Re: Moves in FSFS
From: Julian Foad <julianfoad_at_btopenworld.com>
Date: Tue, 17 Sep 2013 11:55:07 +0100 (BST)
>> Branko Čibej <brane_at_wandisco.com> writes:
A different id (than node-id+copy-id) is needed because I prefer to
Some important move-tracking query APIs are ones which will map between paths in one revision and "corresponding" paths in another revision. For these purposes I believe the abstract model we need to present is one in which copying a directory creates new lines of history ("node-lines") for all nodes in the subtree, even though their content may not have diverged yet. In other words, for the purposes of a query that asks "where" (at what path) in revision REV2 we would find the node corresponding to that at PATH1_at_REV1, it should behave the same *as if* copies were always full copies and never lazy. (Conversely, in merging, for the purpose of finding a common ancestor of changes to be merged, it may be easier to work with the late branching / lazy-copy model, as the nearest common ancestor can be nearer.)
The "node-line" concept is merely a tool to aid in the definition of the semantics. I am not suggesting here that the node-line-id should be transmitted to the client or used in the editor APIs. (Those are separate discussions in which we may or may not want to use such a concept.)
Do you object to my using this invented concept as a tool within the semantic specification, or do you object to this abstract concept being made concrete and stored and exposed? Do you disagree with the semantics I defined, or find it hard to interpret, or is it that you would prefer to describe the same thing in a different way? I'm not clear.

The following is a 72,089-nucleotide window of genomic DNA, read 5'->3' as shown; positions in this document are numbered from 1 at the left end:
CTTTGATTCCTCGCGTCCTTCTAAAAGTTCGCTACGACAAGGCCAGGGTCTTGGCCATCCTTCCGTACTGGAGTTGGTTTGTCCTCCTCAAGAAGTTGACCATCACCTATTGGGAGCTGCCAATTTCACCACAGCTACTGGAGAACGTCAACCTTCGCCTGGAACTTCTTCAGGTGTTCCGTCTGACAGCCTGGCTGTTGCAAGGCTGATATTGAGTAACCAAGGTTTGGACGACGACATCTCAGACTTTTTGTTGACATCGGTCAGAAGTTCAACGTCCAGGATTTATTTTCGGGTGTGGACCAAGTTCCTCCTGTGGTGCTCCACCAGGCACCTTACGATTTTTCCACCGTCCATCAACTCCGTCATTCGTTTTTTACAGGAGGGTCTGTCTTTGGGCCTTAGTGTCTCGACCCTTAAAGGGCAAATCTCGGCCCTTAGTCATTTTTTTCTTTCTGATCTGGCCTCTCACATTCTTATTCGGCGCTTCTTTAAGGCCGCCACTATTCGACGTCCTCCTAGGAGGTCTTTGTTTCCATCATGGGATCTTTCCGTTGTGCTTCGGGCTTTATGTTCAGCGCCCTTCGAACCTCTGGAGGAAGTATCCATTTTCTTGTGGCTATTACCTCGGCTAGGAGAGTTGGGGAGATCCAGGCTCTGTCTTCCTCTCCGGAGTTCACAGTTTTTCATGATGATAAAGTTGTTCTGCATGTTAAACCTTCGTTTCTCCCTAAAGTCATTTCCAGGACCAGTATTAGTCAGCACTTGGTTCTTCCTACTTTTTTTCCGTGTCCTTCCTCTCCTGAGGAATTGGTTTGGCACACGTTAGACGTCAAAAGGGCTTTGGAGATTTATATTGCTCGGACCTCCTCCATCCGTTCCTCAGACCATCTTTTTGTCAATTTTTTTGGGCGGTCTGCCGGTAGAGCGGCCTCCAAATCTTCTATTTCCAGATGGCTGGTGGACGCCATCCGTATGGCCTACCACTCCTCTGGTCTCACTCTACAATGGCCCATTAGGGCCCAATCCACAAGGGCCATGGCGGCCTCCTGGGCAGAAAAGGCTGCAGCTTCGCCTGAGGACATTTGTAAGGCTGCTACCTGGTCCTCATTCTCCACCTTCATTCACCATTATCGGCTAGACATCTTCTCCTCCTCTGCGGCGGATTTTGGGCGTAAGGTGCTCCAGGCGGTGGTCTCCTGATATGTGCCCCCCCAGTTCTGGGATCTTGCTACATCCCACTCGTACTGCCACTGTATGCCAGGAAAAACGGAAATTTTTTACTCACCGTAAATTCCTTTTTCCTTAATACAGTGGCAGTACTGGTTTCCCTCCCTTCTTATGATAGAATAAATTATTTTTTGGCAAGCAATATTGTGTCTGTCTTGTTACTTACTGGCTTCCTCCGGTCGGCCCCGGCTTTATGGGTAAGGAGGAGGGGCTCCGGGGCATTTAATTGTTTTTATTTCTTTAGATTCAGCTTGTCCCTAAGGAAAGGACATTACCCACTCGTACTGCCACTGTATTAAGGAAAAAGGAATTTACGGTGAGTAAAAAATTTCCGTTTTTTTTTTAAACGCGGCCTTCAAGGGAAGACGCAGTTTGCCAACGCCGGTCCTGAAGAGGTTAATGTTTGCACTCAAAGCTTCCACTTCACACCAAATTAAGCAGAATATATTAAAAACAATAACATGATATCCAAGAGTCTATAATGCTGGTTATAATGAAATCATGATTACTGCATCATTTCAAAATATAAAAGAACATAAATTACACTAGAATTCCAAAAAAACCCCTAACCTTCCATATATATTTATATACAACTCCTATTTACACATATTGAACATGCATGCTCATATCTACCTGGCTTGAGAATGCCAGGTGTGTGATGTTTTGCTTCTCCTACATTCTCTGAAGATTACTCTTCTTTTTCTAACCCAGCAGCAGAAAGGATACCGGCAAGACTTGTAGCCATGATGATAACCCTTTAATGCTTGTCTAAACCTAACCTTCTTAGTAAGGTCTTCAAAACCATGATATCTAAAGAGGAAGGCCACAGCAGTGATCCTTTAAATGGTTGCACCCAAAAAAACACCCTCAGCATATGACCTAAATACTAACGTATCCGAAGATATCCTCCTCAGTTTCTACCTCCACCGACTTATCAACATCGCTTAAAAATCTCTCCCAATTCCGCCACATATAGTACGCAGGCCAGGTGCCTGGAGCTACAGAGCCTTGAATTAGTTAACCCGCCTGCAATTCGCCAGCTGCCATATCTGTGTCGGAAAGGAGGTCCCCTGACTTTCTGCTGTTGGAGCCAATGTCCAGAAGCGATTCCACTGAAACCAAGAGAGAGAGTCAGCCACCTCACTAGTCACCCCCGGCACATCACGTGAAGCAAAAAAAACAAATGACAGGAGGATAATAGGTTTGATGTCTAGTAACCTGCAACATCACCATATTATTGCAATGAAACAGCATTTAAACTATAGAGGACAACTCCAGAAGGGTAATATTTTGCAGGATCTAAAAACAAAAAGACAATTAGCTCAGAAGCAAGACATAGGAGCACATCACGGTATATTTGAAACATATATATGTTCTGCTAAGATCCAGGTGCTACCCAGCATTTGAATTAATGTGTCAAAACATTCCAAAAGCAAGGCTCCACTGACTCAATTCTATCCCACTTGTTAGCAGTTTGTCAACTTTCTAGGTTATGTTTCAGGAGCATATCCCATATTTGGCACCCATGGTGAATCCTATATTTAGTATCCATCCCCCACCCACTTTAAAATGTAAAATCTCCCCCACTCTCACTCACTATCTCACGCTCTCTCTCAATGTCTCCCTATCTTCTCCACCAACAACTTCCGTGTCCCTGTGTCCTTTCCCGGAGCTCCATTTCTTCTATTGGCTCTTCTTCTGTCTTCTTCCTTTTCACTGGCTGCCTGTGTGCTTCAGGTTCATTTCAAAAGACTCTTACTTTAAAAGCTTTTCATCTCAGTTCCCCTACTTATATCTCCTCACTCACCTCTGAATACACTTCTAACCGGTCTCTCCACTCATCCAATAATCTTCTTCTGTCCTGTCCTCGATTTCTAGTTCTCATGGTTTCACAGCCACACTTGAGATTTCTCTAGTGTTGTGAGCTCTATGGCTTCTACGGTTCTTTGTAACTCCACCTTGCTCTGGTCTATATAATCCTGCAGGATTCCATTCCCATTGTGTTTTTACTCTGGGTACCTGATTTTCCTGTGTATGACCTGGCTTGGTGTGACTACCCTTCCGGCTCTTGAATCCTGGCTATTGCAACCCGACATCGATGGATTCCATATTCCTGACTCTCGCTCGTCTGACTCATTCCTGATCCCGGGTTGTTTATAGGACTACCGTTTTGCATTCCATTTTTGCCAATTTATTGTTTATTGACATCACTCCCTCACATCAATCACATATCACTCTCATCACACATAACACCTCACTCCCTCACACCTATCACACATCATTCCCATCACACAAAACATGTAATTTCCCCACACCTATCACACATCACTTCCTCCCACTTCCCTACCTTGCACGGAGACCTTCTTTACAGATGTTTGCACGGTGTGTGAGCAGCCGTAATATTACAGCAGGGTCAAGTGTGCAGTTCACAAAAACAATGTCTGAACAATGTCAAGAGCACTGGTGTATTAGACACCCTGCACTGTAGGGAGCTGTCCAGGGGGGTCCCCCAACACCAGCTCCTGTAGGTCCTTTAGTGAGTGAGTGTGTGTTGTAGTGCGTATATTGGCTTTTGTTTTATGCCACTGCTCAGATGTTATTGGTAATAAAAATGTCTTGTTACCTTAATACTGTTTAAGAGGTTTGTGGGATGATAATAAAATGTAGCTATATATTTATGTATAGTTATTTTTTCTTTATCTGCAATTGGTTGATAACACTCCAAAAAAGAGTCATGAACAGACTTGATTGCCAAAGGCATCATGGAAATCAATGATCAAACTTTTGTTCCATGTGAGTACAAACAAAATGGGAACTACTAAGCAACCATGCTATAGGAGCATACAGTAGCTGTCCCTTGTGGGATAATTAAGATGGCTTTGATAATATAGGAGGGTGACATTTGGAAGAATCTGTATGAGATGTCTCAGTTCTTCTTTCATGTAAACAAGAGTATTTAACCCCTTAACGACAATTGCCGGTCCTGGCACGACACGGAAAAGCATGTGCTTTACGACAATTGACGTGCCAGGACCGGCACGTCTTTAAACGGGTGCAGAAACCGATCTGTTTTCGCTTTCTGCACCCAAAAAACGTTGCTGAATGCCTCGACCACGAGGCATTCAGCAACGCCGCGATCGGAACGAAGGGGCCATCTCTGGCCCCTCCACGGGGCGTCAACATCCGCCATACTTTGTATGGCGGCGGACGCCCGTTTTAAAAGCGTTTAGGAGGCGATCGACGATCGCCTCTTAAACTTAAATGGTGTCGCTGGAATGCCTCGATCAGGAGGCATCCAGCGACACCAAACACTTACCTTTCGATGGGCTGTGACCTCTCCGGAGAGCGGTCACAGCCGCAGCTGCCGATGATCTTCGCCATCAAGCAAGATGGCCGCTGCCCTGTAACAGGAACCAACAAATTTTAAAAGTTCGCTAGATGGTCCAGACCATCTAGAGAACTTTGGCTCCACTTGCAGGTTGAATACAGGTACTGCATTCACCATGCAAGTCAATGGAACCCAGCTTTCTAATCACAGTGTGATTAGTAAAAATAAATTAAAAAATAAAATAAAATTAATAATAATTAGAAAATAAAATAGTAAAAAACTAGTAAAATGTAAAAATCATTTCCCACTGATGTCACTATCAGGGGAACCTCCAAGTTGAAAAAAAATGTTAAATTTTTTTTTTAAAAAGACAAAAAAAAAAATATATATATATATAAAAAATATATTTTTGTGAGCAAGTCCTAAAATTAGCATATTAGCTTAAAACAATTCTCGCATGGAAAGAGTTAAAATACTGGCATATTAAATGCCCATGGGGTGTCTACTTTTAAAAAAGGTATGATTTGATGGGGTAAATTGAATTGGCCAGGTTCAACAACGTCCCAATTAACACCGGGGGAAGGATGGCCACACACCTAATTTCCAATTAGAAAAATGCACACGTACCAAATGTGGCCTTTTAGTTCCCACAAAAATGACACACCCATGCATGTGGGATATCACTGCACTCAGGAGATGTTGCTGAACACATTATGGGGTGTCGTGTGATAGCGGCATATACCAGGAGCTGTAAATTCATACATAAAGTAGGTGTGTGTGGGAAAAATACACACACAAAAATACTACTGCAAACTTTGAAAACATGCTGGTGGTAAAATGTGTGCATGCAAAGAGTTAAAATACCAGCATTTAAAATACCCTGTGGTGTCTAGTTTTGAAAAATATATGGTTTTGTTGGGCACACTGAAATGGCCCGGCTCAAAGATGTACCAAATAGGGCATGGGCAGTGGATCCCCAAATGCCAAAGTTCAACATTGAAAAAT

The same semantics could of course be defined in other ways. However the definition as I've written it clearly doesn't work if we just write (node-id, copy-id) in place of (node-line-id). Here is an example of how it makes a difference.
branch the trunk:
It certainly must not report a simple (node-id, copy-id) correspondence, because that would look something like:
Branko Čibej wrote:
Harder in the sense that a naive map from each node-line-id to each reachable path in the revision would require adding N entries to the map when copying a subtree of N nodes, thus making copy no longer O(1). To maintain O(1) copies we'd need something cleverer.
In my present definition of move semantics, the ids used in this map would be what I call "node-line" ids, not the raw (node-id, copy-id) pairs. How copy-ids work is thus irrelevant to me. (Reading between the lines, I think with your questions about how copy-id assignment works you meant to question how copy-id could possibly be used to answer move tracking queries, whereas Brane answered them as direct questions about how copy-id assignment currently works.)
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